Friday, April 09, 2004
Stern's response to the fine (and of course getting fired) is both impassioned and vitriolic, typical of his brash individualist attitude. Bush has taken on the wrong guy. Stern won't go down without a fight. He had this to say.
"This is not a surprise. This is a follow up to the McCarthy type 'witch hunt' of the administration and the activities of this group of presidential appointees in the FCC, led byA quick glance at Stern's official site gives away even further details of his ire. One of the links in the navigation bar of his page is called "Bush Facts" and lists a whole host of links to Anti-Bush or Pro-Democratic sites. Keep in mind that the majority of his listeners are males--Republicans poll better with men than with women--and many of them live in crucial swing states. Perhaps the action by the FCC is a Bush Administration tactic to limit his reach, thereby reducing his chance of swinging enough votes to the Democratic side to tip the scales in the Fall election.
'Colin Powell Jr.' and his band of players. They and others (a senator from Kansas City to a congresswoman from New Mexico) are expressing and imposing their opinions and rights to tell us all who and what we may listen to and watch and how we should think about our lives. So this is not a surprise. It is pretty shocking that governmental interference into our rights and free speech takes place in the U.S. It's hard to reconcile this with the 'land of the free' and the 'home of the brave'. I'm sure what's next is the removal of "dirty pictures" like the 20th century German exhibit in a New York City Museum and the erotic literature in our libraries; they too will fall into their category of 'evil' as well."
One of the links I found on Howard Stern's page was about the "historical record" of the Bush family's involvement with the Nazi German state, ending in 1942 when the U.S. government seized some of the Bush family assets due to "dealing with the enemy." George H. W. Bush joined the military soon after to absolve his lineage from their previous history. I can't attest to the accuracy of their information but I will follow up on this in the future when I have the facts straight. Judge for yourself.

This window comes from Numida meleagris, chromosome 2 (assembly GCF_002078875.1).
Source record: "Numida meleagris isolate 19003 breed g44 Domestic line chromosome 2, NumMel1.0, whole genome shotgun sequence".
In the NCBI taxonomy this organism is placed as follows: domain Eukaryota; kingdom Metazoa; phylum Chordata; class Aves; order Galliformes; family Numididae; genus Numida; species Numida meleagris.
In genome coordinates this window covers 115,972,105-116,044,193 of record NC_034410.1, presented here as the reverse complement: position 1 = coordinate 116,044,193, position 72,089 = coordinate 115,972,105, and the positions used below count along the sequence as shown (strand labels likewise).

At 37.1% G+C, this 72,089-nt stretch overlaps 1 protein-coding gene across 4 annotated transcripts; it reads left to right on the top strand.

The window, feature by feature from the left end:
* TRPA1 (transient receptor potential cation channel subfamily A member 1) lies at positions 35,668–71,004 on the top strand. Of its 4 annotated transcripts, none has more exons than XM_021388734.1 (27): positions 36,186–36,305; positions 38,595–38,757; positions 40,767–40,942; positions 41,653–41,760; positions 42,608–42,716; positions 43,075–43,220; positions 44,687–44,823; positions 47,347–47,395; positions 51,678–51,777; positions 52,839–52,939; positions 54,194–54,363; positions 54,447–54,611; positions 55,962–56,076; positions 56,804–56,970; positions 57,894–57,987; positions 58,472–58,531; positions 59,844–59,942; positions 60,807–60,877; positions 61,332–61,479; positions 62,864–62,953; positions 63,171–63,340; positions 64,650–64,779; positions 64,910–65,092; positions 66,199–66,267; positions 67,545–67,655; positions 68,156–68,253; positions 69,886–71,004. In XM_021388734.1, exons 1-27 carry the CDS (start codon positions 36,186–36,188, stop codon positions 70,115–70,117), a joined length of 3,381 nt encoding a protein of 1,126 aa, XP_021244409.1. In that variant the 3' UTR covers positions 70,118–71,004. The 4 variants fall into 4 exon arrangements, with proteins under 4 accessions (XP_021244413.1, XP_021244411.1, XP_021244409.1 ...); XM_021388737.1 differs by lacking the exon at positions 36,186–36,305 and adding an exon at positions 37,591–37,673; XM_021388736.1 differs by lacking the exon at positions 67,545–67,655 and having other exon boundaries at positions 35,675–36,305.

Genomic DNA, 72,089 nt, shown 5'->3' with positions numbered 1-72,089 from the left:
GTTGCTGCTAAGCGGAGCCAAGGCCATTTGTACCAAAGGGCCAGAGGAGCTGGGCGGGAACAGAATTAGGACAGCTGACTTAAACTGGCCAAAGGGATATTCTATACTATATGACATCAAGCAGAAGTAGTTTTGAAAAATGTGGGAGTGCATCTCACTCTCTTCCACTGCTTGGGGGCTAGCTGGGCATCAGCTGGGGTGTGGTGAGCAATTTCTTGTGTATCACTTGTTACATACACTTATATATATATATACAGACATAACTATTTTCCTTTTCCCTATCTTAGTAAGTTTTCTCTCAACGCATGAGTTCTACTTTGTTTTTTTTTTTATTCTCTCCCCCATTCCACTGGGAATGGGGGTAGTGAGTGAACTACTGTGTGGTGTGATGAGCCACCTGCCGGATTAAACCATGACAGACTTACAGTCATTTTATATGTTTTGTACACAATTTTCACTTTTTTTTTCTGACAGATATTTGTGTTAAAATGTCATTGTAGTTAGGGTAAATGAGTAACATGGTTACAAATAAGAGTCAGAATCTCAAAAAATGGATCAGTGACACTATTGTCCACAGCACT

"This character Sadr, I have a lot of sympathy for him now and respect his bravery...This isn't about Shiite or Sunni, or who will lead Iraq. Now it's a war of liberation to kick the occupiers out of Iraqi lands."This supports my earlier assertion that the insurgency may begin to draw on pan-Iraqi support, meaning everyone except the Kurds (who have been too eager to assist the Americans from the beginning and therefore cannot join the movement) will throw aside their differences and begin to work together. This won't bode well for the American Democracy Project in this troubled country. In my opinion, it will sow the seeds of a future Islamist Theocratic Iraqi nation, one that respects the sectarian divisions of the population but which is fundamentally based on Islamic law. Of course, that is only assuming that they succeed in driving out the American-led mission to revamp their system of government. They are at a disadvantage when it comes to weaponry: homemade bombs and rocket propelled grenades versus F-18 fighter jets and Apache helicopters; AK-47's versus tanks. Their only chance is to recruit larger segments of the population. Otherwise, their cause appears hopeless.
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I am trying to attain the same level of literary excellence without losing my rebel spirit and my cynical "glowstick generation" attitude. Get out there and blog, play music in bars, march in parades or protests, whatever is your kick--just don't hurt anyone maliciously and remember to laugh a lot. Peace.
Robert Fisk, a journalist for the Independent (UK), has illuminated the state of affairs in Iraq and he reminds us that the supposed "civil war" is not materializing. Shi'ites and Sunnis are appearing to put their differences aside and join the resistance as a unified force (even if operations are being carried out sporadically without any centralized leadership).